How do we now translate the theology discussed hitherto into sociology? A crucial social fact comes to our aid here, the fact that 'Sathya Sai Baba's following comes almost exclusively from the urban middle classes' (Swallow, 1982: 152). If we place this along-side the other statistical fact that 'Sathya Sai Baba has a larger following that any of the contemporary Godmen of India' (Singh, 1975: x), then an interesting configuration emerges. India is undergoing rapid socio-economic change as the processes of industrialization, urbanization, modernization and Westernization gather pace. This has resulted in the expansion of the middle class, which finds itself caught in the tensions generated by the competing claims of tradition and modernity. The Sai Baba movement enables people to maintain contact with tradition as the country modernizes.
Excerpt taken from: Arvind Sharma "New Hindu religious movements in India", 1986, pp. 228-231
Literature mentioned in excerpt:
Balse, Maya (1976) "Mystics and Men of Miracles in India." New Delhi: Heritage Publishers.
Gonda, J. (1970) "Visnuism: A comparison." London: Athlone Press.
Hiriyanna, M. (1978, 1948) "Essentials of Indian Philosophy." London: Unwin Paperbacks.
O'Flaherty, Wendy Doniger (1973) "Asceticism and Eroticism in the Mythology of Siva." London: Oxford University Press.
Singh, Khuswant (ed.) (1975) "Guru's, Godmen and Good People." New Delhi: Orient Longman.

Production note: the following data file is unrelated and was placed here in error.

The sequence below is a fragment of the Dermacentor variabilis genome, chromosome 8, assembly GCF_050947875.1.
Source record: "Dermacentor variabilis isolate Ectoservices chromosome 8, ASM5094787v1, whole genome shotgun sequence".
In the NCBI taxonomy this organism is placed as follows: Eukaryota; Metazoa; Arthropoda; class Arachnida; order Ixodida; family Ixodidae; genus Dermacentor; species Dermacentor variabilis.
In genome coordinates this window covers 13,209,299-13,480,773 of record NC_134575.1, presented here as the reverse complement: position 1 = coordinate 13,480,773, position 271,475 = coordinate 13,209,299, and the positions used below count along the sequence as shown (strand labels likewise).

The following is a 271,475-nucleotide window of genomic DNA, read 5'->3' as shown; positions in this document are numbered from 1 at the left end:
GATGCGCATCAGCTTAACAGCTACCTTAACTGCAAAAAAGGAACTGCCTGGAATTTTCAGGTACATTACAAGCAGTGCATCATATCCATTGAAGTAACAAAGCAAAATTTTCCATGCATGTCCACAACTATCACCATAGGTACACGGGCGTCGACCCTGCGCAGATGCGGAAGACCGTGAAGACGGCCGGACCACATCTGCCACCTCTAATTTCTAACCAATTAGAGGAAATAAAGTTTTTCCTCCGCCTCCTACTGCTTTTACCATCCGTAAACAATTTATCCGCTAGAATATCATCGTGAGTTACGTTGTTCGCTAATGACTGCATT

Swallow, Deborah A. (1982) "Ashes and Powers: Myth, Rite and Miracle in an Indian God-Man's Cult." Modern Asian Studies, 16(1), 123-58.
White, C.S.J. (1972) "The Sai Baba Movement: Approaches to the Study of Indian Saints." Journal of Asian Studies, 31(4), 863-78.
Other academic literature on Sai Baba, collected separately:
Babb, Lawrence A. (1983) Sathya Sai Baba's magic. In Anthropological Quarterly 56 (3) pp. 116-124.
Id. (1987), "Sathya Sai Baba's Saintly Play" pp. 168-186 by John Stratton Hawley (ed.) Saints and Virtues. Berkeley, California: University of California Press.
Lee, Raymond M. (1982) “Sai Baba: Salvation and syncretism”, in Contributions to Indian Sociology vol. 16 (1), pp. 125-140.
Klass, Morton (1991) Singing with Sai Baba. The politics and revitalization in Trinidad. Boulder: Westview Press (Conflict and social change series).
Rodriguez, Birgitte (1993) "Glimpses of the Divine Working with the teachings of Sai Baba." York Beach, Maine: Samuel Weiser.
Taylor, Donald (1985) "Charismatic authority in the Sathya Sai Baba movement" pp. 119-133 by Richard Burghart (ed.) Hinduism in Great Britain. London, New York: Tavistock Publications.
Thomas, Caroline M. (1987) “God men, myths, materializations and the kalas of immortality”, in Journal of the Society for Psychical Research 55 nr. 816 pp. 377-403.